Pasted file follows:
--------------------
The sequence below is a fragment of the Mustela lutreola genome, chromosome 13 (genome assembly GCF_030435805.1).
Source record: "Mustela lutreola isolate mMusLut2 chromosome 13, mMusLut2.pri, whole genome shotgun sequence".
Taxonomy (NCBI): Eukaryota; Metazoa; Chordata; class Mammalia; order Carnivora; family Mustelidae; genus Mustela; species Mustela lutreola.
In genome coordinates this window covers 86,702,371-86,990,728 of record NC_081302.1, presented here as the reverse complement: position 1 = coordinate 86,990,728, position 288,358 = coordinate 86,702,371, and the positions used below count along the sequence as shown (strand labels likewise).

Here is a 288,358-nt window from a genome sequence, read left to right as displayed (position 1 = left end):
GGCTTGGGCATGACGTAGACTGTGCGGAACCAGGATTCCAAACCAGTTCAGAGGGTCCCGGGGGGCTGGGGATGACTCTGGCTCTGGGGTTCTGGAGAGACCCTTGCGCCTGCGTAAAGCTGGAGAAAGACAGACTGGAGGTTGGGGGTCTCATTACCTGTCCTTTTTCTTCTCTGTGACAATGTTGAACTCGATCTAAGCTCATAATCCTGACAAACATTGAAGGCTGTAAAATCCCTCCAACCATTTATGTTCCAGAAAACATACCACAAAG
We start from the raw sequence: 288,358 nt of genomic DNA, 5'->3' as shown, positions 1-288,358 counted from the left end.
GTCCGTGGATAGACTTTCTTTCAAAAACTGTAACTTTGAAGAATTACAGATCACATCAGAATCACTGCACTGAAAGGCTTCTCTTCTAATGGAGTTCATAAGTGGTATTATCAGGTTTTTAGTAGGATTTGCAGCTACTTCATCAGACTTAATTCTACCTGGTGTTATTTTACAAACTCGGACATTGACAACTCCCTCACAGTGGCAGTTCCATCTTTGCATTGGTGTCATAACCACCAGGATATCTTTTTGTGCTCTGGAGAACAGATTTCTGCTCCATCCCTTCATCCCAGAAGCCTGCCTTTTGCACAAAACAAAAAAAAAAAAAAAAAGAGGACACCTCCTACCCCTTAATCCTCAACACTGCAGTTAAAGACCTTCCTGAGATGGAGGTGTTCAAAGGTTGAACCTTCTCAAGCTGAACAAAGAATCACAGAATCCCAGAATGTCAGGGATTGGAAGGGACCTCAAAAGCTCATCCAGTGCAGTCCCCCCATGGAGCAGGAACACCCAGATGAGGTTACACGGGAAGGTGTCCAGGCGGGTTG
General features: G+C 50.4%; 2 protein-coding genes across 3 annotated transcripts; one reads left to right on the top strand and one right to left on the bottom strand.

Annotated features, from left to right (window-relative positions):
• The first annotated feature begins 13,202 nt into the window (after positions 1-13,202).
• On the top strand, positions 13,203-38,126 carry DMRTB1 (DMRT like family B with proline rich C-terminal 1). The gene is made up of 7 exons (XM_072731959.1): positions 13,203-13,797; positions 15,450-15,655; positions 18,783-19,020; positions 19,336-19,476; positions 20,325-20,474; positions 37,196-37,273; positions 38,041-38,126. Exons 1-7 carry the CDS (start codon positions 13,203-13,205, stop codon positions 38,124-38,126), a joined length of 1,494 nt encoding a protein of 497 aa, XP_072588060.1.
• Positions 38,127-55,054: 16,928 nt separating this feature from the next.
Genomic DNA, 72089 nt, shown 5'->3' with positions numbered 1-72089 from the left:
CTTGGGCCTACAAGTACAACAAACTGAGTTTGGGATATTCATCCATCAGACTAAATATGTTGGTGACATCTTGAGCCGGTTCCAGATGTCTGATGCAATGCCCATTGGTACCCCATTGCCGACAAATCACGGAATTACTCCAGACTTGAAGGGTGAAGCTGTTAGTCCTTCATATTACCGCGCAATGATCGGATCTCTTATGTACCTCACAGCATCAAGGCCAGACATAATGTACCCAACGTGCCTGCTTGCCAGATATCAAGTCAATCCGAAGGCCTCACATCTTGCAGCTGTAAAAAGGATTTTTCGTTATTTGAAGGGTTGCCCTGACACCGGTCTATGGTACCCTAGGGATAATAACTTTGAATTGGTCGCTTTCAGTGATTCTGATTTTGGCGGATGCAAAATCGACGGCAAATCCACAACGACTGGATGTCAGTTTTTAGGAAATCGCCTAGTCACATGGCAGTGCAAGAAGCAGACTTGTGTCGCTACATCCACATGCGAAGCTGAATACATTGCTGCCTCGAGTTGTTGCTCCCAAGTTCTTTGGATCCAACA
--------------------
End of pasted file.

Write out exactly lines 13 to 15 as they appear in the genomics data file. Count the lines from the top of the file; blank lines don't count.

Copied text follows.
• Positions 38,127-55,054: 16,928 nt separating this feature from the next.
Genomic DNA, 72089 nt, shown 5'->3' with positions numbered 1-72089 from the left:
CTTGGGCCTACAAGTACAACAAACTGAGTTTGGGATATTCATCCATCAGACTAAATATGTTGGTGACATCTTGAGCCGGTTCCAGATGTCTGATGCAATGCCCATTGGTACCCCATTGCCGACAAATCACGGAATTACTCCAGACTTGAAGGGTGAAGCTGTTAGTCCTTCATATTACCGCGCAATGATCGGATCTCTTATGTACCTCACAGCATCAAGGCCAGACATAATGTACCCAACGTGCCTGCTTGCCAGATATCAAGTCAATCCGAAGGCCTCACATCTTGCAGCTGTAAAAAGGATTTTTCGTTATTTGAAGGGTTGCCCTGACACCGGTCTATGGTACCCTAGGGATAATAACTTTGAATTGGTCGCTTTCAGTGATTCTGATTTTGGCGGATGCAAAATCGACGGCAAATCCACAACGACTGGATGTCAGTTTTTAGGAAATCGCCTAGTCACATGGCAGTGCAAGAAGCAGACTTGTGTCGCTACATCCACATGCGAAGCTGAATACATTGCTGCCTCGAGTTGTTGCTCCCAAGTTCTTTGGATCCAACA